If you're online dating you're probably active on Bumble, a dating app which differentiates itself from the rest by requiring women to make the first move once two people have been matched.
The 'women first' dating and social networking app announced on Friday it's making big moves to reduce online bullying and harassment by banning body-shaming.
One of New Zealand's most popular dating apps alongside Tinder and Hinge, Bumble has updated its terms and conditions to explicitly ban unsolicited and derogatory comments made about someone's appearance, body shape, size or health.
According to a statement, this includes language that can be deemed fat-phobic, ableist, racist, colourist, homophobic or transphobic.
"We have always been clear on our mission to create a kinder, more respectful, and equitable space on the internet, and our zero-tolerance policy for racist, harassing and hate-driven speech is an important part of that," said Lucille McCart, Bumble's associate director of PR and communications.
"We believe in being explicit when it comes to the kind of behaviour that is not welcome on our platforms and we've made it clear that body-shaming is not acceptable on Bumble."
The change comes following a 2021 survey by the business that revealed 64 percent of people say they're more likely to receive unsolicited comments about their appearance online rather than in person.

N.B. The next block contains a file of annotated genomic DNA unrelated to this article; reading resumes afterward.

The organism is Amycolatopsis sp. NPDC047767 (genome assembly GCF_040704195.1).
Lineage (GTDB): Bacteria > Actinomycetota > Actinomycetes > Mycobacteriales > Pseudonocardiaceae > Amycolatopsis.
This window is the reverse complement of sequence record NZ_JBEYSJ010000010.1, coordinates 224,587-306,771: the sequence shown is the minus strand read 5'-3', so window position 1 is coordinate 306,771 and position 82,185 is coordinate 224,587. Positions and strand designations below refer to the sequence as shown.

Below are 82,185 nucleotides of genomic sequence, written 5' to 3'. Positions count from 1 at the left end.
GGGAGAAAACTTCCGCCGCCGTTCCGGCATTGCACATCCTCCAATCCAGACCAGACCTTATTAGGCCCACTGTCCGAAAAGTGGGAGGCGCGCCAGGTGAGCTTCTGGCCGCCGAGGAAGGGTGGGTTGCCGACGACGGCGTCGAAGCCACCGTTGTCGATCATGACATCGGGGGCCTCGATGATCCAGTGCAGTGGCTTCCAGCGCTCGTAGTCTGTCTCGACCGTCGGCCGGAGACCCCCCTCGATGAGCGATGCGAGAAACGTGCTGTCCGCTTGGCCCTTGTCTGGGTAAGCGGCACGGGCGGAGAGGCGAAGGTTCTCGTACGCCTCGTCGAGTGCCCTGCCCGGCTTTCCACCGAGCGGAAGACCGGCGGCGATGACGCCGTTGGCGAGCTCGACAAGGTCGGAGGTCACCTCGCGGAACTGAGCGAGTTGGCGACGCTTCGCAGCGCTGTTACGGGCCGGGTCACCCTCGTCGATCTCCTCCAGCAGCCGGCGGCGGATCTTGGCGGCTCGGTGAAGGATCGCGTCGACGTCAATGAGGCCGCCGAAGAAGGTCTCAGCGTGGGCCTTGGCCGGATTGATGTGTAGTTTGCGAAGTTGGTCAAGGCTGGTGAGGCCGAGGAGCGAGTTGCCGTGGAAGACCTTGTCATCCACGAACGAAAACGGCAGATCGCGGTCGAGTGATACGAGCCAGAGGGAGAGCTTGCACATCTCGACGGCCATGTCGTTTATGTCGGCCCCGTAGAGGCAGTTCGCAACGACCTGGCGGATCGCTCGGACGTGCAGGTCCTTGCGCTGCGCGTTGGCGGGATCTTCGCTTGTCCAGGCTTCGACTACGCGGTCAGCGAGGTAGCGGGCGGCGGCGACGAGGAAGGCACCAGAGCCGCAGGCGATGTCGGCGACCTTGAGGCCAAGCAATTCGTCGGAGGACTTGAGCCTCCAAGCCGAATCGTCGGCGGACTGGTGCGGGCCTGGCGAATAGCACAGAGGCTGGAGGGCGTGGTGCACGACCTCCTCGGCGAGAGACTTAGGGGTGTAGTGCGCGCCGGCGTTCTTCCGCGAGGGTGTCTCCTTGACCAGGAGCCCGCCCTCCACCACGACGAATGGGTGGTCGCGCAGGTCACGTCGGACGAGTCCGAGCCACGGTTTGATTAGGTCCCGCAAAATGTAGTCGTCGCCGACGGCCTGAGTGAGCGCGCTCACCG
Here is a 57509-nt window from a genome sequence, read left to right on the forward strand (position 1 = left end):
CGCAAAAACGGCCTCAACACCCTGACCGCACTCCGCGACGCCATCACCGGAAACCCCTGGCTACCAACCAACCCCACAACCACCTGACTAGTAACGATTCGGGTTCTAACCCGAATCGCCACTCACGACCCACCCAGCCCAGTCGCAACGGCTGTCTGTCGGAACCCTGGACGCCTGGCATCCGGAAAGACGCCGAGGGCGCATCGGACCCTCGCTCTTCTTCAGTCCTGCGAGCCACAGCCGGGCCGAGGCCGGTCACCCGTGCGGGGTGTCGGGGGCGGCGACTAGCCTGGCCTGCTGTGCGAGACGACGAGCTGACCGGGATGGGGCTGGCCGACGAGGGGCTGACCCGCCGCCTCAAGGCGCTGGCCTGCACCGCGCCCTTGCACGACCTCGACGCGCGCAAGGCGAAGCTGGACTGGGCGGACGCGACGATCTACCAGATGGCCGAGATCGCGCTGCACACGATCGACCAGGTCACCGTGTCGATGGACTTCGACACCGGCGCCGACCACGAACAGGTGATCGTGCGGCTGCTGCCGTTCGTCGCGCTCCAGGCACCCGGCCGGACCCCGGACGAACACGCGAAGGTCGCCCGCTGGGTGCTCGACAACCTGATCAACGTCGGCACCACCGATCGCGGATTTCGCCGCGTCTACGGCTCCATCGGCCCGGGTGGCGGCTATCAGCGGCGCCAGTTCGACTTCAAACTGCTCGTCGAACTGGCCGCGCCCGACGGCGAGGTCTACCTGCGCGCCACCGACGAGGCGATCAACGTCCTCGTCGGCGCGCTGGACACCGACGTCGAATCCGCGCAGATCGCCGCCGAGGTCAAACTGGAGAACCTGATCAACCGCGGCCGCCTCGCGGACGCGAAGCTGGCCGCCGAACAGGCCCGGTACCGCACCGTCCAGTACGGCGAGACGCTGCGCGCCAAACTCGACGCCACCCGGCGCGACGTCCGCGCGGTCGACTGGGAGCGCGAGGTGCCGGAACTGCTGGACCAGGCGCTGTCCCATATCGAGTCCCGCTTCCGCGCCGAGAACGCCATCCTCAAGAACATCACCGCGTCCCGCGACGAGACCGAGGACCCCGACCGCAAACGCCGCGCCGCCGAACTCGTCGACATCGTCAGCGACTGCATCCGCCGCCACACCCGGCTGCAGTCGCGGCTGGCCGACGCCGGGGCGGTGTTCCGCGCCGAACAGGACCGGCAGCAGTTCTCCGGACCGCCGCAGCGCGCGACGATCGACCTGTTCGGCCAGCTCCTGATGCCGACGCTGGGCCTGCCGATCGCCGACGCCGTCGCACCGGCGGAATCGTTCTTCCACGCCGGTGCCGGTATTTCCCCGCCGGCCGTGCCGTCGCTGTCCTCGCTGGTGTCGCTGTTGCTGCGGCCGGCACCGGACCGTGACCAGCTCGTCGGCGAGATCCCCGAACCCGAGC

In addition, 82 percent of respondents said they felt they're more likely to feel physically judged while dating compared than other areas of life.
To enforce the ban, the app uses automated safeguards to detect comments and images that go against its guidelines and terms and conditions, which can then be escalated to a human moderator to review.
People who use body-shaming language in their profile or through the app's chat function will also receive a warning for their inappropriate behaviour and "repeated incidents or particularly harmful comments" will result in being banned from the platform.
"Our moderation team will review each report and take the appropriate action," McCart said. "We always want to lead with education and give our community a chance to learn and improve. However, we will not hesitate to permanently remove someone who consistently goes against our guidelines."
In 2016, the dating app banned shirtless bathroom mirror selfies along with swimsuit and bra photos taken indoors, and in 2017, banned all forms of hate speech, hate symbols and harassment.